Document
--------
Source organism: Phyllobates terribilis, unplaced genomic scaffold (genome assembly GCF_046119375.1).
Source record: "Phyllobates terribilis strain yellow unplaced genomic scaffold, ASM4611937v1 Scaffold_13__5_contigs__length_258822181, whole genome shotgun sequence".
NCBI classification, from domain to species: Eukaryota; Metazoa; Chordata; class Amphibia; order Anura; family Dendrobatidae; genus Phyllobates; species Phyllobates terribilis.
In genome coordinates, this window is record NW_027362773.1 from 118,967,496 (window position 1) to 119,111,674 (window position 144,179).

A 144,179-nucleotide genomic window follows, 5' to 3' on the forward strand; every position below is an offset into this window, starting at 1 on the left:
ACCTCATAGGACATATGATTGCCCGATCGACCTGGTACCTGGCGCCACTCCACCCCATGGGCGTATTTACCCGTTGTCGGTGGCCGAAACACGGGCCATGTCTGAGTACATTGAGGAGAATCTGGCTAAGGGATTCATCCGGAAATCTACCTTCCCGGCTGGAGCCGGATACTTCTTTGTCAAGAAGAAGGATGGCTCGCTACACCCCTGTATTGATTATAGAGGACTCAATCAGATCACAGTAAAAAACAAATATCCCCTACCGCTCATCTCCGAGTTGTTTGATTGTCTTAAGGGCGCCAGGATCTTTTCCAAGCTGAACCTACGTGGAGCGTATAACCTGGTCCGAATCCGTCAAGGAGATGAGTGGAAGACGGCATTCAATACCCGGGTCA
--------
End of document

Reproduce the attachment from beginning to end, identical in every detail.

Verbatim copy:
Source organism: Phyllobates terribilis, unplaced genomic scaffold (genome assembly GCF_046119375.1).
Source record: "Phyllobates terribilis strain yellow unplaced genomic scaffold, ASM4611937v1 Scaffold_13__5_contigs__length_258822181, whole genome shotgun sequence".
NCBI classification, from domain to species: Eukaryota; Metazoa; Chordata; class Amphibia; order Anura; family Dendrobatidae; genus Phyllobates; species Phyllobates terribilis.
In genome coordinates, this window is record NW_027362773.1 from 118,967,496 (window position 1) to 119,111,674 (window position 144,179).

A 144,179-nucleotide genomic window follows, 5' to 3' on the forward strand; every position below is an offset into this window, starting at 1 on the left:
ACCTCATAGGACATATGATTGCCCGATCGACCTGGTACCTGGCGCCACTCCACCCCATGGGCGTATTTACCCGTTGTCGGTGGCCGAAACACGGGCCATGTCTGAGTACATTGAGGAGAATCTGGCTAAGGGATTCATCCGGAAATCTACCTTCCCGGCTGGAGCCGGATACTTCTTTGTCAAGAAGAAGGATGGCTCGCTACACCCCTGTATTGATTATAGAGGACTCAATCAGATCACAGTAAAAAACAAATATCCCCTACCGCTCATCTCCGAGTTGTTTGATTGTCTTAAGGGCGCCAGGATCTTTTCCAAGCTGAACCTACGTGGAGCGTATAACCTGGTCCGAATCCGTCAAGGAGATGAGTGGAAGACGGCATTCAATACCCGGGTCA